COLORADO SPRINGS, Colo. (KRDO) -- This week marks the 50th anniversary of the first release of American prisoners from the Vietnam War in a process called Operation Homecoming.
As part of the occasion, a former prisoner spoke Monday afternoon with cadets at the Air Force Academy, with the intent of educating cadets about the reality of situations they may face when they begin their active-duty careers.
Cadets heard from Mike McGrath, a retired Navy captain and former prisoner of war (POW), and Air Force veteran George Hayward, who has written a book -- The Party Dolls -- about the attempted escape of two POWs in 1969.
"It's not widely known," Hayward said. "They tried it the night that a thunderstorm knocked out power to the compound. But they didn't get much cooperation from fellow prisoners who thought the escape would fail -- and ultimately, it did. One of the prisoners died in the attempt. The other died a year before I wrote the book in 2017. I think the lesson for cadets is leadership."
McGrath, now 83, spent nearly six years in the notorious Hanoi Hilton prison camp after being shot down over North Vietnam.
"I was badly injured when I was captured," he recounted. "In the camp, they tortured us until they broke us. There was a conflict about following the Air Force Code of Conduct; that we were bound only to give them our name, rank and serial number. That has since changed, that we're required to do it. But 28 prisoners who refused to do it, were killed. We gave them false information, lies. But those of us who did, felt guilty about it."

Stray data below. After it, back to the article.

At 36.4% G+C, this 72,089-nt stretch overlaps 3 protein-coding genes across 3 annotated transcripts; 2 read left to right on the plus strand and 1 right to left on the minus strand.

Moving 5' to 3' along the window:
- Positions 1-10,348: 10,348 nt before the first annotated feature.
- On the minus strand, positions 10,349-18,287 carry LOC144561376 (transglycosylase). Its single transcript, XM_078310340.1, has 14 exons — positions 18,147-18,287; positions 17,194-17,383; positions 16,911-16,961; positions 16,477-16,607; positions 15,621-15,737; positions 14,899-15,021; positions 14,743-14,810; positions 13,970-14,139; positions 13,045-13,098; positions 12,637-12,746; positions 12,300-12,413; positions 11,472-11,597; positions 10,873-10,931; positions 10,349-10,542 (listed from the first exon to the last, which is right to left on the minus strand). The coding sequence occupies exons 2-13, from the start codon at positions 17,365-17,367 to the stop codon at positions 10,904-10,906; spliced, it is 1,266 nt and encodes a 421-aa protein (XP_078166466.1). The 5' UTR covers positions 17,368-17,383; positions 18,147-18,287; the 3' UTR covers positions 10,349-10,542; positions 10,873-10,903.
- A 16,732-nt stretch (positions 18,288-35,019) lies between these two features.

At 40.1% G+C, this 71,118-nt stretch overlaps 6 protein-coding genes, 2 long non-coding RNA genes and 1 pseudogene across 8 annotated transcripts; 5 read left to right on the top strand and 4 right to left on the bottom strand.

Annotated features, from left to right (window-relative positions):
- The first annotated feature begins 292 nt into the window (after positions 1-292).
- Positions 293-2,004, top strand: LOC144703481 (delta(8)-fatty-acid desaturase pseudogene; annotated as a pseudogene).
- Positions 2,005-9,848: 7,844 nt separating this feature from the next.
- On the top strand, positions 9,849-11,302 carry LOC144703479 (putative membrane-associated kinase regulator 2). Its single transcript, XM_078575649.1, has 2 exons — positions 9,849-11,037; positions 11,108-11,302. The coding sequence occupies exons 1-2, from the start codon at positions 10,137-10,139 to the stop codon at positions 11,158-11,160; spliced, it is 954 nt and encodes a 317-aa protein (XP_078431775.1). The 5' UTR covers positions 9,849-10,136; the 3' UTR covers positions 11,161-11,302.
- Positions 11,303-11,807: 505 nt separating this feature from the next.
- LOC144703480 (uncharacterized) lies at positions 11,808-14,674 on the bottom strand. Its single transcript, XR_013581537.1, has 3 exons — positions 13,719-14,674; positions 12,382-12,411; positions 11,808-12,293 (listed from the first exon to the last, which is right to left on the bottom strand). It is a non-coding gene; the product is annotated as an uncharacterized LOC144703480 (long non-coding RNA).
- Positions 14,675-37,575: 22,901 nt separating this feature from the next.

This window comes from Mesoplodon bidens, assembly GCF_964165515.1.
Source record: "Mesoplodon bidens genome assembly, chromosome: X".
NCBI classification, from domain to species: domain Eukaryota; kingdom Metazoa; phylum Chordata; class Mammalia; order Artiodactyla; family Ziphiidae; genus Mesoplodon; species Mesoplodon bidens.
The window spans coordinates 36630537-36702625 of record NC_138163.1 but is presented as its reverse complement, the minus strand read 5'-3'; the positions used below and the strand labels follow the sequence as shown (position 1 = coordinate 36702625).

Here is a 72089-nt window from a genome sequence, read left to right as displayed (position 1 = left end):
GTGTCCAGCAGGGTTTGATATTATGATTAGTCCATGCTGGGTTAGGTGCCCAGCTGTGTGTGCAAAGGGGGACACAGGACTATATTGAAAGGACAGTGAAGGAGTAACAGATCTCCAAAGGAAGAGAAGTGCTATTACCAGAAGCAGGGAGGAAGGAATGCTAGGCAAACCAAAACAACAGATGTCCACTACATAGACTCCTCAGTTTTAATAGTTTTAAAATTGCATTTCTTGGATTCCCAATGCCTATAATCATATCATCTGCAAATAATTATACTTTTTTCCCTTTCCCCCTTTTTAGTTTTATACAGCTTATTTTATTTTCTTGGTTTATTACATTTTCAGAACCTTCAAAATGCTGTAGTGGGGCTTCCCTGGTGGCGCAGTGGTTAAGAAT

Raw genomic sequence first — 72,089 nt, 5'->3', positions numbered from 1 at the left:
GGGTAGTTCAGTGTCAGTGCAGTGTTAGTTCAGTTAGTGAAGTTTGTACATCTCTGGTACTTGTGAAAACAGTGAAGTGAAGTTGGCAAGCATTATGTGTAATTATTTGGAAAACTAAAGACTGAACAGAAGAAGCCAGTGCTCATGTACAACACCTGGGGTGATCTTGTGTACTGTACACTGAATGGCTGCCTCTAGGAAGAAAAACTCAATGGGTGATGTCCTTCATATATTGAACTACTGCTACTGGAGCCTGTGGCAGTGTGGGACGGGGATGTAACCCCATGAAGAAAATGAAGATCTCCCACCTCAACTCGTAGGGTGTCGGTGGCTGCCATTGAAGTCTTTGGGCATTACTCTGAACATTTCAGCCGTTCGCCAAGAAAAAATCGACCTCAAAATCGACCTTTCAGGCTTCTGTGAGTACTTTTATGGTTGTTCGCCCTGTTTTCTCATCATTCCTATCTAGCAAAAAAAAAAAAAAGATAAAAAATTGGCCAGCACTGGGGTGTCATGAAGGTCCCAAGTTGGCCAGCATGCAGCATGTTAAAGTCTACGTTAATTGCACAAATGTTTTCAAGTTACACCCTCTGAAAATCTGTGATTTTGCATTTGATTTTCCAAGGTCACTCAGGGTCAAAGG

Military records show that 325 Air Force personnel and 77 Army soldiers were among the 591 POWs whose release officially began on February 12, 1973 from Hanoi, North Vietnam and Saigon, South Vietnam; the release continued through April 1973.
The release was negotiated as a cease-fire in the war by Henry Kissinger, who at the time served as national security assistant to President Richard Nixon; the agreement stated that the POW release would start within 60 days after American forces withdrew from Vietnam, which effectively ended the United States' eight-year involvement in the conflict.
More than 58,000 Americans died in the war and it's believed that nearly 1,600 remain unaccounted for.
Two cadets reflected on how they would handle being POWs.
"After hearing the stories of things he had to go through, I would struggle with a lot of aspects — of just the type of torture, the absolute brutal nature, and also the length of time," said junior cadet Reed Pennington.
Another junior cadet, Kate Helbush, reflected on women now being at risk for becoming prisoners, with the U.S. removing the military's ban on females in combat only ten years ago.
“You can never fully prepare yourself for being a POW," she said. "But I think having a strong foundation — of this is the Code of Conduct, we are members of the United States military — I think that’s the most preparation that we can have.”
Paul Bezerra, assistant professor for military strategic studies at the Academy, said having McGrath and Hayward available to cadets is a rare and valuable opportunity.
"There aren't many Vietnam veterans available, and cadets have little spare time in their busy schedules to take advantage of an opportunity like this," he explained. "But the nitty, gritty details of these real-life situations and how to succeed in them, are what these cadets want. I think there's an understanding of POWs in Vietnam, but not enough of an appreciation of them."